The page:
Looking Out // Looking In: Review

The auditorium was silent with occasional snapping coming from different parts of the room. Students listened attentively as the actors poured out their hearts and inner demons onto the stage.

“Looking out // looking in,” part of the Education Outreach Program by About Face Theatre, tours high schools to perform plays in hopes to start a dialogue about “bullying, diversity, and intersecting identities,” according to the theatre’s website.

Before the play started, a speaker informed the audience that the actors were playing themselves and the stories being told on stage were their own experiences. This aspect changed how I received the performance. There’s something fascinating about a person putting themselves in a vulnerable situation and revealing one’s self to an audience of strangers. It is also empowering to witness.

As the first actress took the stage, I was surprised as her voice was not being amplified through a microphone. None of the actors used microphones or props. They only relied on the strength of their voices and the movement of their bodies to carry the story, allowing only the stories to be the center of attention.

The performance consisted of multiple stories, containing messages of white privilege, body acceptance, and LGBTQ identity— valuable for an audience of high schoolers to hear.

The five actors moved throughout the stage, interacting with each other and shedding light on their own personal struggles.

The personal anecdotes, the poetic dialogue, and snaps of positive affirmation coming from the audience felt as if I attended a poetry slam rather than the standard play.

Minimalism doesn’t always result in a bad play, however, the passion I saw in the actors and the power of their messages didn’t match its execution in terms of storytelling as a whole. The topics and stories were intriguing, but the lack of story organization, a major plot line, and setting left a void in the performance.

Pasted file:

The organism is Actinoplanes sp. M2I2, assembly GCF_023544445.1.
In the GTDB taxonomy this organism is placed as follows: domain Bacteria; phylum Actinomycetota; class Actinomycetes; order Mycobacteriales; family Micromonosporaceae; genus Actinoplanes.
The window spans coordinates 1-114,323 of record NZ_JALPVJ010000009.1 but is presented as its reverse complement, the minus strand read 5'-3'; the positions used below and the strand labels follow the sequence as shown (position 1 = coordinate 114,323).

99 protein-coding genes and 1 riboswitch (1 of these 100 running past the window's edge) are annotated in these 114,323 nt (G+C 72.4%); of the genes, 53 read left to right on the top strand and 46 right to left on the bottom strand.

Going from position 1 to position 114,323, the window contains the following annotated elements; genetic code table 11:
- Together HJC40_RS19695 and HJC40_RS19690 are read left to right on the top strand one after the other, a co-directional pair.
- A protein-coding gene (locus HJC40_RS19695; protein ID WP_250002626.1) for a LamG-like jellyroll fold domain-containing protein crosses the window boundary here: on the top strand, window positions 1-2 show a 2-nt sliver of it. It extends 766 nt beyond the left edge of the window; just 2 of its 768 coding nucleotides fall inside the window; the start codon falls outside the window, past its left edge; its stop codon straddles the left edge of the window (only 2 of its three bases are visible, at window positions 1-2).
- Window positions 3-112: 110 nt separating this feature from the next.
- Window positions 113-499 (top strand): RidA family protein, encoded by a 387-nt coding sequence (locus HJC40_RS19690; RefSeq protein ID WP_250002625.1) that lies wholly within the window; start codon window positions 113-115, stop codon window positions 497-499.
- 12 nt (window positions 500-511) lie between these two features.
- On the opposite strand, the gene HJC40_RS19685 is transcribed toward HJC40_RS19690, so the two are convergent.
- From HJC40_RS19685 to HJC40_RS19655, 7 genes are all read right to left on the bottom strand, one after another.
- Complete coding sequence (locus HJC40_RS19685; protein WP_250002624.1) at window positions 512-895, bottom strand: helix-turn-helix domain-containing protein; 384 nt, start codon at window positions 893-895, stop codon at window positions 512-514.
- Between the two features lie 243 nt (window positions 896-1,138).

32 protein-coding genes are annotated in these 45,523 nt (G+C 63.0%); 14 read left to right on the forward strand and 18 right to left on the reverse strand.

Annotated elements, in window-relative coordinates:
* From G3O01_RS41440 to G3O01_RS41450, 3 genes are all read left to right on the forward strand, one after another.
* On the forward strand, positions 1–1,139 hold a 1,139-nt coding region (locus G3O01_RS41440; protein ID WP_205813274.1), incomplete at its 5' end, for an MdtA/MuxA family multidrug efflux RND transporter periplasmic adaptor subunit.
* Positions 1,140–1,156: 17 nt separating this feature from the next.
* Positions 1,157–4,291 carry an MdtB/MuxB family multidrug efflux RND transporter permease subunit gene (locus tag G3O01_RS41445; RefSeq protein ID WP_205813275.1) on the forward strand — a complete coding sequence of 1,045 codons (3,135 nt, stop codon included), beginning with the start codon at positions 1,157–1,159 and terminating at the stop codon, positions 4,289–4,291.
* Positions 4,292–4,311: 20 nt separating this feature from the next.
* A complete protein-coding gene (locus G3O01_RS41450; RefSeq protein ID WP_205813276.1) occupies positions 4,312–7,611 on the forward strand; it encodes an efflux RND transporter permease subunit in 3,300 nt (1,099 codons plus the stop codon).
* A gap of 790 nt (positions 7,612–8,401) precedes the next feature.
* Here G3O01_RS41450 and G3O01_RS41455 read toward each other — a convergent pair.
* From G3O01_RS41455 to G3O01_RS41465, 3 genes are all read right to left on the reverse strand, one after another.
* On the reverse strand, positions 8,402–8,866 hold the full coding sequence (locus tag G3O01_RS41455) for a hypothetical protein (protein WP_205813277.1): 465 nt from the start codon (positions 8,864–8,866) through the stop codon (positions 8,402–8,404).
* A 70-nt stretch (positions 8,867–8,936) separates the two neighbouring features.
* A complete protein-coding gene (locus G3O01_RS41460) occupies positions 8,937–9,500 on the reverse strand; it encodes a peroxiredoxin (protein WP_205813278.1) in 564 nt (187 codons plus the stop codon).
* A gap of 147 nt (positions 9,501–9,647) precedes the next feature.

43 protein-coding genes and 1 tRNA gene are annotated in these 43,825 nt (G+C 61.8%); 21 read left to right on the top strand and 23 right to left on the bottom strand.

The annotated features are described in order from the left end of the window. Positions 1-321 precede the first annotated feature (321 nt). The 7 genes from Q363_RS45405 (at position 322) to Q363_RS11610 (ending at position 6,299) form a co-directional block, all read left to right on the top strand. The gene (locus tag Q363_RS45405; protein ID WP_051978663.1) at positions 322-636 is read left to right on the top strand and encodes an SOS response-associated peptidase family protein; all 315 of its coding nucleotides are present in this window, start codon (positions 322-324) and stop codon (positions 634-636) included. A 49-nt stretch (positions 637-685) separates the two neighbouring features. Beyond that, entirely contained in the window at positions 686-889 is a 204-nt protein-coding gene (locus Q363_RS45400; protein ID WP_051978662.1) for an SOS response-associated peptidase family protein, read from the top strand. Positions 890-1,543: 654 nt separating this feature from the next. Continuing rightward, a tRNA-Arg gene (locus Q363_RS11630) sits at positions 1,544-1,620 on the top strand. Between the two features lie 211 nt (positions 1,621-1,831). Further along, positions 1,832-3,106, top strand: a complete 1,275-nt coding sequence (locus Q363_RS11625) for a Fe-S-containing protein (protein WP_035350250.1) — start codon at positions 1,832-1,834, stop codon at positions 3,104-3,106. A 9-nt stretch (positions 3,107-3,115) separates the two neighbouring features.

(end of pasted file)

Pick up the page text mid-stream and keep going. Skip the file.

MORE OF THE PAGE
There were a few moments during the play that resulted in some chuckles but the tone was primarily serious and subdued.

While I agreed with many of the messages they conveyed, an underlying thought I had while watching was that the proclamations of acceptance were cliche and predictable. I couldn’t help but think about the recurring SNL skit “High School Theatre Show” which satirizes plays like this.

Nonetheless, the stories were intimate and personal and I can appreciate the courage and empowerment that it takes to share the struggles that they dealt with.

The actors closed out the play by connecting the themes of “homophobia, transphobia, [and] racism” to bring light to the Pulse nightclub shooting in Orlando. A highlight of the performance was when the actors went one by one stating some of the names of those who were killed. The commemoration was profoundly moving and spine chilling. I wish there were more moments like these in the performance.

I would expect a performance with content of this matter to leave a strong impression on me, however, its execution wasn’t consistent with the potential that the stories had.

“Looking out // looking in” had a clear, powerful, and unapologetic message. The actors’ personal stories were revealing but also endearing to listen to. There is importance in their words and these plays are essential for helping promote dialogue and hope.